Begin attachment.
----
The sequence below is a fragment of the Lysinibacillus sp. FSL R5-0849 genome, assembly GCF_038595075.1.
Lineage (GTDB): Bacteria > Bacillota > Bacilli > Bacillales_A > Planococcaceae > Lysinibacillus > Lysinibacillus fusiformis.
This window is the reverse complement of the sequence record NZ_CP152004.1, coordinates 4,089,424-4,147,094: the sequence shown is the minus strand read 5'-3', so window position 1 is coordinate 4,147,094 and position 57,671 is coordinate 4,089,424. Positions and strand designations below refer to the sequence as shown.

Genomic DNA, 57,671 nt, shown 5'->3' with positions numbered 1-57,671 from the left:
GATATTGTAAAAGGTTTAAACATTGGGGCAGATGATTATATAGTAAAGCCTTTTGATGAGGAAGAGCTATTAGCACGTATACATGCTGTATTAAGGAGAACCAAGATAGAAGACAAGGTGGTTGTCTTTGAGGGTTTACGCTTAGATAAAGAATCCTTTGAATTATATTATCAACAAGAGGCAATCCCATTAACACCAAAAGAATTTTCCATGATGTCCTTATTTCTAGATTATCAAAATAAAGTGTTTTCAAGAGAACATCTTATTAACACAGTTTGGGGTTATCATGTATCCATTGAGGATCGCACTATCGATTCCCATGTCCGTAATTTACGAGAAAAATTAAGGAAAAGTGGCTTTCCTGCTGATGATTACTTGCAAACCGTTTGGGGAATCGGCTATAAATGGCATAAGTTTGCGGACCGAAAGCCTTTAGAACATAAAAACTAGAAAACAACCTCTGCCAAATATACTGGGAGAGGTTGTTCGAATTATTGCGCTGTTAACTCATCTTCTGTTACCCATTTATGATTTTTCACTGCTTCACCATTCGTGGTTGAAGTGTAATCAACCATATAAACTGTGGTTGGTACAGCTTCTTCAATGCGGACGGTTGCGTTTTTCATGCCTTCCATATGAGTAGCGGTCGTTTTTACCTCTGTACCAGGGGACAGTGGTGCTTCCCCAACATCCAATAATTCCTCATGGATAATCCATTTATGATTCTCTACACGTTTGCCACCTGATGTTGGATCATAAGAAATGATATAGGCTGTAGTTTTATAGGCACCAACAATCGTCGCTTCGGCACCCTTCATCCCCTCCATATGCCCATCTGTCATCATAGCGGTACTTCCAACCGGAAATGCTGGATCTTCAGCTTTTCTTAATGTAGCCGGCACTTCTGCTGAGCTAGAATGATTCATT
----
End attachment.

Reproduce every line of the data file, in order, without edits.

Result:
The sequence below is a fragment of the Lysinibacillus sp. FSL R5-0849 genome, assembly GCF_038595075.1.
Lineage (GTDB): Bacteria > Bacillota > Bacilli > Bacillales_A > Planococcaceae > Lysinibacillus > Lysinibacillus fusiformis.
This window is the reverse complement of the sequence record NZ_CP152004.1, coordinates 4,089,424-4,147,094: the sequence shown is the minus strand read 5'-3', so window position 1 is coordinate 4,147,094 and position 57,671 is coordinate 4,089,424. Positions and strand designations below refer to the sequence as shown.

Genomic DNA, 57,671 nt, shown 5'->3' with positions numbered 1-57,671 from the left:
GATATTGTAAAAGGTTTAAACATTGGGGCAGATGATTATATAGTAAAGCCTTTTGATGAGGAAGAGCTATTAGCACGTATACATGCTGTATTAAGGAGAACCAAGATAGAAGACAAGGTGGTTGTCTTTGAGGGTTTACGCTTAGATAAAGAATCCTTTGAATTATATTATCAACAAGAGGCAATCCCATTAACACCAAAAGAATTTTCCATGATGTCCTTATTTCTAGATTATCAAAATAAAGTGTTTTCAAGAGAACATCTTATTAACACAGTTTGGGGTTATCATGTATCCATTGAGGATCGCACTATCGATTCCCATGTCCGTAATTTACGAGAAAAATTAAGGAAAAGTGGCTTTCCTGCTGATGATTACTTGCAAACCGTTTGGGGAATCGGCTATAAATGGCATAAGTTTGCGGACCGAAAGCCTTTAGAACATAAAAACTAGAAAACAACCTCTGCCAAATATACTGGGAGAGGTTGTTCGAATTATTGCGCTGTTAACTCATCTTCTGTTACCCATTTATGATTTTTCACTGCTTCACCATTCGTGGTTGAAGTGTAATCAACCATATAAACTGTGGTTGGTACAGCTTCTTCAATGCGGACGGTTGCGTTTTTCATGCCTTCCATATGAGTAGCGGTCGTTTTTACCTCTGTACCAGGGGACAGTGGTGCTTCCCCAACATCCAATAATTCCTCATGGATAATCCATTTATGATTCTCTACACGTTTGCCACCTGATGTTGGATCATAAGAAATGATATAGGCTGTAGTTTTATAGGCACCAACAATCGTCGCTTCGGCACCCTTCATCCCCTCCATATGCCCATCTGTCATCATAGCGGTACTTCCAACCGGAAATGCTGGATCTTCAGCTTTTCTTAATGTAGCCGGCACTTCTGCTGAGCTAGAATGATTCATT